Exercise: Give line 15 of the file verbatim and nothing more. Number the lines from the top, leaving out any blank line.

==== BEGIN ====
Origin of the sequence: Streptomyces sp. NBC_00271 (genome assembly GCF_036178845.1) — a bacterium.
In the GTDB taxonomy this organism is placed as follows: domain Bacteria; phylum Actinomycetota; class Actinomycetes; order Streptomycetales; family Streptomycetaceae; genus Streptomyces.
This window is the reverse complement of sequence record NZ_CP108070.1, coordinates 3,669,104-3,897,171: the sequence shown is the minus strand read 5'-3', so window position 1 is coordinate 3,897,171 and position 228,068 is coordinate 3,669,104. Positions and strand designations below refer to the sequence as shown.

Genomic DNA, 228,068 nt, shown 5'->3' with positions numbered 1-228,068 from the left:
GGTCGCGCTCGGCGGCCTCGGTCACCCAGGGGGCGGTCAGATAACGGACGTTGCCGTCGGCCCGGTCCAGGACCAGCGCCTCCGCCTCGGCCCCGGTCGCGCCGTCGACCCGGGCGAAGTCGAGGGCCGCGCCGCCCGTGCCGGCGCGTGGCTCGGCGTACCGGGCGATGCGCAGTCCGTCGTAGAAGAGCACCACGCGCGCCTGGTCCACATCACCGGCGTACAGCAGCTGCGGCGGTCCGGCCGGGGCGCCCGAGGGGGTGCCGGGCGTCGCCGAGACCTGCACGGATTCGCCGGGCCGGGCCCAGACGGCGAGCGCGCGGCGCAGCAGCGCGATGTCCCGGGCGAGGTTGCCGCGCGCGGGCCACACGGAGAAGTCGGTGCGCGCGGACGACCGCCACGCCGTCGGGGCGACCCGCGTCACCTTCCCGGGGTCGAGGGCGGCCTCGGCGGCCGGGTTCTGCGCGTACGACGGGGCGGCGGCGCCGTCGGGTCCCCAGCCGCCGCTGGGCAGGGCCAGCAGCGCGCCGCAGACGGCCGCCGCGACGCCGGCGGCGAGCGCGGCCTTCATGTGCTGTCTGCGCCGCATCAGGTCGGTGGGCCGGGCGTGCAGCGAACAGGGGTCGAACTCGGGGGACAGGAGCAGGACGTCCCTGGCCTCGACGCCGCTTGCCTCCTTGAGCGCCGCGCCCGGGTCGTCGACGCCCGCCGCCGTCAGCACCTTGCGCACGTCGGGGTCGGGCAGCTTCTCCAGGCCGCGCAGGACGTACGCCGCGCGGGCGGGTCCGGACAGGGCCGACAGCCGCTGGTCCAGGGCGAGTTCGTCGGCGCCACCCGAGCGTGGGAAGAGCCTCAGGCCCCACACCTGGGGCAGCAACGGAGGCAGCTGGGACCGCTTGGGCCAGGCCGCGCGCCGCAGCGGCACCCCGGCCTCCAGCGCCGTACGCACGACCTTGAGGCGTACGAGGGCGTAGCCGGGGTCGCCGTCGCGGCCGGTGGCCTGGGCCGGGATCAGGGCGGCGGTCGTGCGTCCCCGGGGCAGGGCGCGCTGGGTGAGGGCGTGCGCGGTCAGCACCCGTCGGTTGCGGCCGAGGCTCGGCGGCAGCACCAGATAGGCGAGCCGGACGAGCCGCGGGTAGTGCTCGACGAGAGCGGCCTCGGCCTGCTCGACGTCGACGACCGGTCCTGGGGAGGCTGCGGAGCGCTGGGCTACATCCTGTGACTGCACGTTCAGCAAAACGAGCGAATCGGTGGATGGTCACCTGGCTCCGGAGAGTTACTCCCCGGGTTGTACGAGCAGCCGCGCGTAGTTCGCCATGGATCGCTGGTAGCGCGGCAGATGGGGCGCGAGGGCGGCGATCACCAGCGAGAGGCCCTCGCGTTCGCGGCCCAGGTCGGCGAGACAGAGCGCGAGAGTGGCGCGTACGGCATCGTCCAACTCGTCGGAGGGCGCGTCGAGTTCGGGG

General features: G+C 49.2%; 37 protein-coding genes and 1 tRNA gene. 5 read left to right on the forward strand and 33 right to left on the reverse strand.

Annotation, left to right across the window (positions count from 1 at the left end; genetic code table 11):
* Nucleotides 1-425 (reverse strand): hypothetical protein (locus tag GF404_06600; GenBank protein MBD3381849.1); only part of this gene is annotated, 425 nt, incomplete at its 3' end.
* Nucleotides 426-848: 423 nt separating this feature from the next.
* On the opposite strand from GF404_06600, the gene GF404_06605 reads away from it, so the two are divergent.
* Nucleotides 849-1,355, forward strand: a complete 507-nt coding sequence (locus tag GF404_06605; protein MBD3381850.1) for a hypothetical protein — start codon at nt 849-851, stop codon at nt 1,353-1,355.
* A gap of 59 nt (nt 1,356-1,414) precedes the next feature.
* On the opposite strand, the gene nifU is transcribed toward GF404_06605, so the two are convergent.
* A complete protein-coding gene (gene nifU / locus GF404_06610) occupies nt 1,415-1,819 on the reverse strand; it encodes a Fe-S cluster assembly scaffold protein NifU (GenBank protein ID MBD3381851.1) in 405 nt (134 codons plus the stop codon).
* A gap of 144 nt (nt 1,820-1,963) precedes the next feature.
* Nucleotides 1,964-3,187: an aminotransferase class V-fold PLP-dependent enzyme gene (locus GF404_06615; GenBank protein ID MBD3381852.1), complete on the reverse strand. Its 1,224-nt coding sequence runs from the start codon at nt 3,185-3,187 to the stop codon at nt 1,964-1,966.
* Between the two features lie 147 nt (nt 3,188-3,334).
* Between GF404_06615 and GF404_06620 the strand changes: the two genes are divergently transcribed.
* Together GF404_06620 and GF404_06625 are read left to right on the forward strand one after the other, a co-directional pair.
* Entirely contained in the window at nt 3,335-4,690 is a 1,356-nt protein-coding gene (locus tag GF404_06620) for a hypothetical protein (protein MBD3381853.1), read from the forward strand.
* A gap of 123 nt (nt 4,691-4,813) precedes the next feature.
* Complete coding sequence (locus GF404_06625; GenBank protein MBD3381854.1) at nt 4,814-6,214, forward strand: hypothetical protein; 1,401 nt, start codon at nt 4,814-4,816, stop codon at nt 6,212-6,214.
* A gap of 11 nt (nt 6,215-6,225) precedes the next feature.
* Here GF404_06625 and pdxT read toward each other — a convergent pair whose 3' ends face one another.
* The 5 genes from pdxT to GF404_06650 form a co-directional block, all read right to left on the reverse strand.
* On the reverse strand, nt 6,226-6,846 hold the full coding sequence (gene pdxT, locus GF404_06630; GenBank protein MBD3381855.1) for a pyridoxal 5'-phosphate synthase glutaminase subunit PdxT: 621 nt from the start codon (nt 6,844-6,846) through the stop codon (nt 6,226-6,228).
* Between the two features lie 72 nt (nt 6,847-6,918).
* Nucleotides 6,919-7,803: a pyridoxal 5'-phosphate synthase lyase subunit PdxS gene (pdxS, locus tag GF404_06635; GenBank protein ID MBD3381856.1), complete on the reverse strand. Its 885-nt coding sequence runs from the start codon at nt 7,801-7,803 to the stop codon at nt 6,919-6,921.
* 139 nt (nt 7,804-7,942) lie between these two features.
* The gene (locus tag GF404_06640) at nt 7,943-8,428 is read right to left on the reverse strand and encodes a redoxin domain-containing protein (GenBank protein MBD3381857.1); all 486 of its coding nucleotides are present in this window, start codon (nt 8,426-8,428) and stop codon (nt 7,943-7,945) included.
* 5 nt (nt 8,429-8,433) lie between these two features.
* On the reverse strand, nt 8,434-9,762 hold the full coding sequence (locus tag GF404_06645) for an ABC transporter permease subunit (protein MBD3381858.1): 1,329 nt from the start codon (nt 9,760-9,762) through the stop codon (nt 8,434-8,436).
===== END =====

* A gap of 144 nt (nt 1,820-1,963) precedes the next feature.